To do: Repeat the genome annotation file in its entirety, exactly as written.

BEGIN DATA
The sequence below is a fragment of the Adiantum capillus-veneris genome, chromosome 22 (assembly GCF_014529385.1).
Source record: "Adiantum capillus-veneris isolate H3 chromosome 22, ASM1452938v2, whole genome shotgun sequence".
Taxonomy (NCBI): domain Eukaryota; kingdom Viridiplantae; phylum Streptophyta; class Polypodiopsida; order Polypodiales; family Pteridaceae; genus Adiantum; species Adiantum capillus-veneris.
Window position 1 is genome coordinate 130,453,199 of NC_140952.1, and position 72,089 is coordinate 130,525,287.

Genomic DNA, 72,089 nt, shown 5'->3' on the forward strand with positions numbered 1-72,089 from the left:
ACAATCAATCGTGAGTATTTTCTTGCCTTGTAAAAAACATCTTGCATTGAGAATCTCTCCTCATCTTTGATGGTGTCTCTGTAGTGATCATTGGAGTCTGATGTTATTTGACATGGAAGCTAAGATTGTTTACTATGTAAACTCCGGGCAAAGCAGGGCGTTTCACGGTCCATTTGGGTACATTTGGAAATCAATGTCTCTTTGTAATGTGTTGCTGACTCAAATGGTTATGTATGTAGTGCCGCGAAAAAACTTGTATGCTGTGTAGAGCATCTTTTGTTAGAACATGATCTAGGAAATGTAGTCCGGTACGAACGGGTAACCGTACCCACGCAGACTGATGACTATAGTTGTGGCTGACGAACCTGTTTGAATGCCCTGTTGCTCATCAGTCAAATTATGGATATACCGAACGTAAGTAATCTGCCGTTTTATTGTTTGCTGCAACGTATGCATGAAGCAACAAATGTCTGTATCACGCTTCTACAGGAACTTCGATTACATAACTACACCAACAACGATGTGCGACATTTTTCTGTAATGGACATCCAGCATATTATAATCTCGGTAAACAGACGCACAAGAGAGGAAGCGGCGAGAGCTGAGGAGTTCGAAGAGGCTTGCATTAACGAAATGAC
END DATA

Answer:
The sequence below is a fragment of the Adiantum capillus-veneris genome, chromosome 22 (assembly GCF_014529385.1).
Source record: "Adiantum capillus-veneris isolate H3 chromosome 22, ASM1452938v2, whole genome shotgun sequence".
Taxonomy (NCBI): domain Eukaryota; kingdom Viridiplantae; phylum Streptophyta; class Polypodiopsida; order Polypodiales; family Pteridaceae; genus Adiantum; species Adiantum capillus-veneris.
Window position 1 is genome coordinate 130,453,199 of NC_140952.1, and position 72,089 is coordinate 130,525,287.

Genomic DNA, 72,089 nt, shown 5'->3' on the forward strand with positions numbered 1-72,089 from the left:
ACAATCAATCGTGAGTATTTTCTTGCCTTGTAAAAAACATCTTGCATTGAGAATCTCTCCTCATCTTTGATGGTGTCTCTGTAGTGATCATTGGAGTCTGATGTTATTTGACATGGAAGCTAAGATTGTTTACTATGTAAACTCCGGGCAAAGCAGGGCGTTTCACGGTCCATTTGGGTACATTTGGAAATCAATGTCTCTTTGTAATGTGTTGCTGACTCAAATGGTTATGTATGTAGTGCCGCGAAAAAACTTGTATGCTGTGTAGAGCATCTTTTGTTAGAACATGATCTAGGAAATGTAGTCCGGTACGAACGGGTAACCGTACCCACGCAGACTGATGACTATAGTTGTGGCTGACGAACCTGTTTGAATGCCCTGTTGCTCATCAGTCAAATTATGGATATACCGAACGTAAGTAATCTGCCGTTTTATTGTTTGCTGCAACGTATGCATGAAGCAACAAATGTCTGTATCACGCTTCTACAGGAACTTCGATTACATAACTACACCAACAACGATGTGCGACATTTTTCTGTAATGGACATCCAGCATATTATAATCTCGGTAAACAGACGCACAAGAGAGGAAGCGGCGAGAGCTGAGGAGTTCGAAGAGGCTTGCATTAACGAAATGAC